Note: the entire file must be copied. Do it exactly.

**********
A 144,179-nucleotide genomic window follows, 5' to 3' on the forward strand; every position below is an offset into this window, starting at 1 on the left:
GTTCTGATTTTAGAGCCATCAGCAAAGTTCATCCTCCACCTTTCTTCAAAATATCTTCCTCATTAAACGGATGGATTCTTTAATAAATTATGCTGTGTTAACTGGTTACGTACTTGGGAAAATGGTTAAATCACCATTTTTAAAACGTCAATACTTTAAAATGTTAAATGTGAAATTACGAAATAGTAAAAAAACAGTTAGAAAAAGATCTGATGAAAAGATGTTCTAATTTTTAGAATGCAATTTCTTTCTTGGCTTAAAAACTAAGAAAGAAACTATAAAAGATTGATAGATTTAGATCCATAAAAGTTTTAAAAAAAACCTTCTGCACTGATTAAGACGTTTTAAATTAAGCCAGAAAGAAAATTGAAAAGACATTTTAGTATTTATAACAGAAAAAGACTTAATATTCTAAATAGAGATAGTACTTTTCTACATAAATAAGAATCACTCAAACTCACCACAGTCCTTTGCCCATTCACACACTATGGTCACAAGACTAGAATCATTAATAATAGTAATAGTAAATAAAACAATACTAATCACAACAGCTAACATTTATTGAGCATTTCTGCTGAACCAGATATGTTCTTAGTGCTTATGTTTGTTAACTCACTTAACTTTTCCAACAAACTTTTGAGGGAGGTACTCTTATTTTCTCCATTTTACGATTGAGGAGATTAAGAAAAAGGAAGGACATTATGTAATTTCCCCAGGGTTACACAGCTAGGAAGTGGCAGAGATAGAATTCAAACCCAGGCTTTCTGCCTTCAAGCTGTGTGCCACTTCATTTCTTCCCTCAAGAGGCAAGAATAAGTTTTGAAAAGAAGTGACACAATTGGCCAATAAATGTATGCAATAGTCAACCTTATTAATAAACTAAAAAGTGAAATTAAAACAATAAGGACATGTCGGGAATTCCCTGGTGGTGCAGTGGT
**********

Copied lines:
A 144,179-nucleotide genomic window follows, 5' to 3' on the forward strand; every position below is an offset into this window, starting at 1 on the left:
GTTCTGATTTTAGAGCCATCAGCAAAGTTCATCCTCCACCTTTCTTCAAAATATCTTCCTCATTAAACGGATGGATTCTTTAATAAATTATGCTGTGTTAACTGGTTACGTACTTGGGAAAATGGTTAAATCACCATTTTTAAAACGTCAATACTTTAAAATGTTAAATGTGAAATTACGAAATAGTAAAAAAACAGTTAGAAAAAGATCTGATGAAAAGATGTTCTAATTTTTAGAATGCAATTTCTTTCTTGGCTTAAAAACTAAGAAAGAAACTATAAAAGATTGATAGATTTAGATCCATAAAAGTTTTAAAAAAAACCTTCTGCACTGATTAAGACGTTTTAAATTAAGCCAGAAAGAAAATTGAAAAGACATTTTAGTATTTATAACAGAAAAAGACTTAATATTCTAAATAGAGATAGTACTTTTCTACATAAATAAGAATCACTCAAACTCACCACAGTCCTTTGCCCATTCACACACTATGGTCACAAGACTAGAATCATTAATAATAGTAATAGTAAATAAAACAATACTAATCACAACAGCTAACATTTATTGAGCATTTCTGCTGAACCAGATATGTTCTTAGTGCTTATGTTTGTTAACTCACTTAACTTTTCCAACAAACTTTTGAGGGAGGTACTCTTATTTTCTCCATTTTACGATTGAGGAGATTAAGAAAAAGGAAGGACATTATGTAATTTCCCCAGGGTTACACAGCTAGGAAGTGGCAGAGATAGAATTCAAACCCAGGCTTTCTGCCTTCAAGCTGTGTGCCACTTCATTTCTTCCCTCAAGAGGCAAGAATAAGTTTTGAAAAGAAGTGACACAATTGGCCAATAAATGTATGCAATAGTCAACCTTATTAATAAACTAAAAAGTGAAATTAAAACAATAAGGACATGTCGGGAATTCCCTGGTGGTGCAGTGGT